Understanding Scholarships, Grants, and Financial Aid
It’s all in the details when it comes to financial aid. When you receive your scholarships, grants or loans be sure you know what requirements need to be met at the end of each semester or academic year. This can include enrollment status, credit hours, your GPA and even community service hours.
Federal Assistance for Student Aid (FAFSA)
Each year in order to receive your Federal Student Aid you must complete your FAFSA online. You will create an account going into your first year of college and continue to update and reapply using the same account each year.
Important Dates: The FAFSA form for the 2019-2020 school year will be available on October 1st, 2018
Federal Pell Grant
Federal Pell Grant: This grant can be received for no more than 12 semesters. It is awarded to undergraduate students who have not earned a bachelors or professional degree. The amount awarded is based on financial need and your Estimated Family Contribution (EFC).
Tennessee Lottery Programs
Tennessee Promise: This is a last dollar scholarship for students who will be attending two-year colleges or Technical Schools in Tennessee.
Tennessee Hope: To be eligible for this program, students must be attending a public or private college/university in Tennessee, have a high school GPA of 3.0 and an ACT score of 21 or higher. Once, in college there are additional GPA and credit requirements.
HOPE Access: Entering college first-years must have a minimum 2.75 GPA and 18-20 ACT score to be eligible. This is a non-renewable grant.
TN Student Assistance Award: This provides non-re-payable financial assistance to financially needy TN undergraduate students who are enrolled in school at least half time.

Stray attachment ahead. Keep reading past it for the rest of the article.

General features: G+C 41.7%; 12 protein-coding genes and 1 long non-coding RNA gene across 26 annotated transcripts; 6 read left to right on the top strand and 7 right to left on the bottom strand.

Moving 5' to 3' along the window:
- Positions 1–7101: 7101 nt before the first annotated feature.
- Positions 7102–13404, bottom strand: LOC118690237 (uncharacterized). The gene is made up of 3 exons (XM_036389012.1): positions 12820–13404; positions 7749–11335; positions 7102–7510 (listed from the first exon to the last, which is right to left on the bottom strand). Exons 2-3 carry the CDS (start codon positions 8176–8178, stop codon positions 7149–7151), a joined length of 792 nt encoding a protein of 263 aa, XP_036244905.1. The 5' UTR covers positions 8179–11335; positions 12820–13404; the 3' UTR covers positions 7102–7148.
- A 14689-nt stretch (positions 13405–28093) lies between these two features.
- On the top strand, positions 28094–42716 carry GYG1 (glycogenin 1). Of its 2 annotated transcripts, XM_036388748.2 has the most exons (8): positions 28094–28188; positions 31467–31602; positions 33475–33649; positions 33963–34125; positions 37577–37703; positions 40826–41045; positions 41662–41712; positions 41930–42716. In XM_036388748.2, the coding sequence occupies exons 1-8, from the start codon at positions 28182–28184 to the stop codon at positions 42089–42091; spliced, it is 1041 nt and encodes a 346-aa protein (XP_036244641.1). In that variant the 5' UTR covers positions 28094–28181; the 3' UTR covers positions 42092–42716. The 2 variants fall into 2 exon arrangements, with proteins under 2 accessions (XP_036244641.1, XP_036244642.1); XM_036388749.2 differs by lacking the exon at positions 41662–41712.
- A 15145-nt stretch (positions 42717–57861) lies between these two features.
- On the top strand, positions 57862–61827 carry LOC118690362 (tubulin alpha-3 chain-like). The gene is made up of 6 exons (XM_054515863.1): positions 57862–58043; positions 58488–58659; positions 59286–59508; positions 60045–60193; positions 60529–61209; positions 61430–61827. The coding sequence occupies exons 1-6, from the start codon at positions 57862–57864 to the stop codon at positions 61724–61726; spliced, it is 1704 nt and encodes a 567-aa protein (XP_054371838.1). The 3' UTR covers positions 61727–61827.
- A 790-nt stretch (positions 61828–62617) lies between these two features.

NOTE: If you have been awarded TSAA and/or the TN Lottery Scholarships and you decide to attend or transfer to a different school you must contact TSAC/ Lottery in writing by September 1st for the Fall or February 1st for the Spring
Subsidized and unsubsidized loans are federal student loans for eligible students to help cover the cost of higher education at a four-year college or university, community college, or trade, career, or technical school. The U.S. Department of Education offers eligible students at participating schools Direct Subsidized Loans and Direct Unsubsidized Loans. (Some people refer to these loans as Stafford Loans or Direct Stafford Loans.)
Direct Subsidized Loans: These loans are available to undergraduate students with financial need. Your school will determine the amount you can borrow and the US Dept. of Education pays the interest on the loan.
Direct Unsubsidized Loans: There is no requirement to show financial need to receive this loan. You are responsible to pay the interest on this loan even while in school.
PLUS Loans: These loans are available for graduate or professional students and parents of dependent undergraduate students can use to help pay for college or career school.
Private Grants and Scholarships
Intuitional Aid: This is money offered to you directly from your college or university and is deducted from your tuition. Award amounts usually depend on academics (GPA, ACT/SAT), financial need and intended major. You will normally be made aware of your award upon being accepted into the school. For more information you will want to talk to the financial aid office at your college or university.
Community Foundation Scholarships: These are scholarships that are administered by staff at the foundation but funded by private donors, clubs or corporations. For each scholarship there are different eligibility requirements. Visit our “How to Apply” page to learn more.
National Scholarships: There are many opportunities to receive scholarships that are open to rising college first years. These scholarships are often merit based and highly competitive.
Regional and State Scholarships: Using a large database will help you find scholarships that match your, GPA, Region and intended major. Note: when making an account through FastWeb be sure to create a new email account specifically for this site.
Working/ Earning Income While in School
Federal Work Study: Part-time jobs for undergraduate and graduate students with financial need allowing you to earn money and pay for education expenses.
If you decide to work off campus try not to work more than 20 hours each week. The income you earn working may affect your financial aid for next year. Also know that the more time spent working the less time you will be able to spend studying.